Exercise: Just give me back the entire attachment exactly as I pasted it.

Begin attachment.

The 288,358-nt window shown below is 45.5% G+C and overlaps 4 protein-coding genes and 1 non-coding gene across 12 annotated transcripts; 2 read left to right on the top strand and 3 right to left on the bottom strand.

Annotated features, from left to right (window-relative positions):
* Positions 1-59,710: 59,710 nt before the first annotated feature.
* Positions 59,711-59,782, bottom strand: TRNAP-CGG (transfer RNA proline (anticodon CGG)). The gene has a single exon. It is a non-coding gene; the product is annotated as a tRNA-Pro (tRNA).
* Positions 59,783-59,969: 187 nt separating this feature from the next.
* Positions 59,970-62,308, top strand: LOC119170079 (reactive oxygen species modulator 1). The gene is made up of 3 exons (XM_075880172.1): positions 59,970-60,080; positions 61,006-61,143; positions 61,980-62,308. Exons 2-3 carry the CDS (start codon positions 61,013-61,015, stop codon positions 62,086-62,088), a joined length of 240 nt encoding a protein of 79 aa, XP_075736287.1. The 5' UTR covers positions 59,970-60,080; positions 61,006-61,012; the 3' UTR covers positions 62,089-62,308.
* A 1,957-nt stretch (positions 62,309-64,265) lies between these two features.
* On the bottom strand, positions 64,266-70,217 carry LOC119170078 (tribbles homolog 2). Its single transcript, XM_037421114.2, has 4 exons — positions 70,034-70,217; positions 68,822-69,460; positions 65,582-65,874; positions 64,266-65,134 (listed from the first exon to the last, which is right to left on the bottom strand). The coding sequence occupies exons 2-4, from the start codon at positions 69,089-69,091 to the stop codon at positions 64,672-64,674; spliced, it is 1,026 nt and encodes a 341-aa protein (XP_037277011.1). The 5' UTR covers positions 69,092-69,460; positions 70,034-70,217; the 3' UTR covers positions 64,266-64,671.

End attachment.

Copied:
The 288,358-nt window shown below is 45.5% G+C and overlaps 4 protein-coding genes and 1 non-coding gene across 12 annotated transcripts; 2 read left to right on the top strand and 3 right to left on the bottom strand.

Annotated features, from left to right (window-relative positions):
* Positions 1-59,710: 59,710 nt before the first annotated feature.
* Positions 59,711-59,782, bottom strand: TRNAP-CGG (transfer RNA proline (anticodon CGG)). The gene has a single exon. It is a non-coding gene; the product is annotated as a tRNA-Pro (tRNA).
* Positions 59,783-59,969: 187 nt separating this feature from the next.
* Positions 59,970-62,308, top strand: LOC119170079 (reactive oxygen species modulator 1). The gene is made up of 3 exons (XM_075880172.1): positions 59,970-60,080; positions 61,006-61,143; positions 61,980-62,308. Exons 2-3 carry the CDS (start codon positions 61,013-61,015, stop codon positions 62,086-62,088), a joined length of 240 nt encoding a protein of 79 aa, XP_075736287.1. The 5' UTR covers positions 59,970-60,080; positions 61,006-61,012; the 3' UTR covers positions 62,089-62,308.
* A 1,957-nt stretch (positions 62,309-64,265) lies between these two features.
* On the bottom strand, positions 64,266-70,217 carry LOC119170078 (tribbles homolog 2). Its single transcript, XM_037421114.2, has 4 exons — positions 70,034-70,217; positions 68,822-69,460; positions 65,582-65,874; positions 64,266-65,134 (listed from the first exon to the last, which is right to left on the bottom strand). The coding sequence occupies exons 2-4, from the start codon at positions 69,089-69,091 to the stop codon at positions 64,672-64,674; spliced, it is 1,026 nt and encodes a 341-aa protein (XP_037277011.1). The 5' UTR covers positions 69,092-69,460; positions 70,034-70,217; the 3' UTR covers positions 64,266-64,671.